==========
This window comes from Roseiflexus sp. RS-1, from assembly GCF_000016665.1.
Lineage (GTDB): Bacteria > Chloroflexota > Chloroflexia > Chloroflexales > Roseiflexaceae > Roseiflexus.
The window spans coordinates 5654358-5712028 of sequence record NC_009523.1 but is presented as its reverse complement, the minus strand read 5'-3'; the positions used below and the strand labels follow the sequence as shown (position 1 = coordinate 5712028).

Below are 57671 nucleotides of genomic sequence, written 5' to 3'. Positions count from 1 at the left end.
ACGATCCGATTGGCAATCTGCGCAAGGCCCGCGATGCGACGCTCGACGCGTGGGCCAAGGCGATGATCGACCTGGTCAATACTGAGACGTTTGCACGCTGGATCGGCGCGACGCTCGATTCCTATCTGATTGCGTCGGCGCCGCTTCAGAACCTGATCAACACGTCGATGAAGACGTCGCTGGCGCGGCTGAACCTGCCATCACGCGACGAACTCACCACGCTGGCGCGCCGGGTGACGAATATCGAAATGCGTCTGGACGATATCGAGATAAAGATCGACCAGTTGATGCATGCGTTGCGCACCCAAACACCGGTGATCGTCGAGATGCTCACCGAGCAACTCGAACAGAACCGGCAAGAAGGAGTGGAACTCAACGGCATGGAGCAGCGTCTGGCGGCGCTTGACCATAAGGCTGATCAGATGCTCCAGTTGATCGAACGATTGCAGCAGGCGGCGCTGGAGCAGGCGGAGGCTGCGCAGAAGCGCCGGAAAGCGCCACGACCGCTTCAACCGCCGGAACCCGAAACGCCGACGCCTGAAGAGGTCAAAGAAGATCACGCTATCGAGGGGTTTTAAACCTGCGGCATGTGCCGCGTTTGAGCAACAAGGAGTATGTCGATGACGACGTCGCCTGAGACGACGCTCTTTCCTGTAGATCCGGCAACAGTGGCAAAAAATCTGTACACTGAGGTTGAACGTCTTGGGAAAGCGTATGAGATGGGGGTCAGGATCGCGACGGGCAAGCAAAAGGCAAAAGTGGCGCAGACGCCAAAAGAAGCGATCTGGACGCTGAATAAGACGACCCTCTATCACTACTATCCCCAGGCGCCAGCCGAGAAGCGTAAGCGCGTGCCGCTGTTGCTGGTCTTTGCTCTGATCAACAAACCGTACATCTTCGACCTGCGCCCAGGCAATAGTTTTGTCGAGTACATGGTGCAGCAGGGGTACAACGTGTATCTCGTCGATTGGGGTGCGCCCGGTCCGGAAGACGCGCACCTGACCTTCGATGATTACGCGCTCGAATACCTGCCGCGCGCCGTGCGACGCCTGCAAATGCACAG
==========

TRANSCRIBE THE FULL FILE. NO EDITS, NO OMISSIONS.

This window comes from Roseiflexus sp. RS-1, from assembly GCF_000016665.1.
Lineage (GTDB): Bacteria > Chloroflexota > Chloroflexia > Chloroflexales > Roseiflexaceae > Roseiflexus.
The window spans coordinates 5654358-5712028 of sequence record NC_009523.1 but is presented as its reverse complement, the minus strand read 5'-3'; the positions used below and the strand labels follow the sequence as shown (position 1 = coordinate 5712028).

Below are 57671 nucleotides of genomic sequence, written 5' to 3'. Positions count from 1 at the left end.
ACGATCCGATTGGCAATCTGCGCAAGGCCCGCGATGCGACGCTCGACGCGTGGGCCAAGGCGATGATCGACCTGGTCAATACTGAGACGTTTGCACGCTGGATCGGCGCGACGCTCGATTCCTATCTGATTGCGTCGGCGCCGCTTCAGAACCTGATCAACACGTCGATGAAGACGTCGCTGGCGCGGCTGAACCTGCCATCACGCGACGAACTCACCACGCTGGCGCGCCGGGTGACGAATATCGAAATGCGTCTGGACGATATCGAGATAAAGATCGACCAGTTGATGCATGCGTTGCGCACCCAAACACCGGTGATCGTCGAGATGCTCACCGAGCAACTCGAACAGAACCGGCAAGAAGGAGTGGAACTCAACGGCATGGAGCAGCGTCTGGCGGCGCTTGACCATAAGGCTGATCAGATGCTCCAGTTGATCGAACGATTGCAGCAGGCGGCGCTGGAGCAGGCGGAGGCTGCGCAGAAGCGCCGGAAAGCGCCACGACCGCTTCAACCGCCGGAACCCGAAACGCCGACGCCTGAAGAGGTCAAAGAAGATCACGCTATCGAGGGGTTTTAAACCTGCGGCATGTGCCGCGTTTGAGCAACAAGGAGTATGTCGATGACGACGTCGCCTGAGACGACGCTCTTTCCTGTAGATCCGGCAACAGTGGCAAAAAATCTGTACACTGAGGTTGAACGTCTTGGGAAAGCGTATGAGATGGGGGTCAGGATCGCGACGGGCAAGCAAAAGGCAAAAGTGGCGCAGACGCCAAAAGAAGCGATCTGGACGCTGAATAAGACGACCCTCTATCACTACTATCCCCAGGCGCCAGCCGAGAAGCGTAAGCGCGTGCCGCTGTTGCTGGTCTTTGCTCTGATCAACAAACCGTACATCTTCGACCTGCGCCCAGGCAATAGTTTTGTCGAGTACATGGTGCAGCAGGGGTACAACGTGTATCTCGTCGATTGGGGTGCGCCCGGTCCGGAAGACGCGCACCTGACCTTCGATGATTACGCGCTCGAATACCTGCCGCGCGCCGTGCGACGCCTGCAAATGCACAG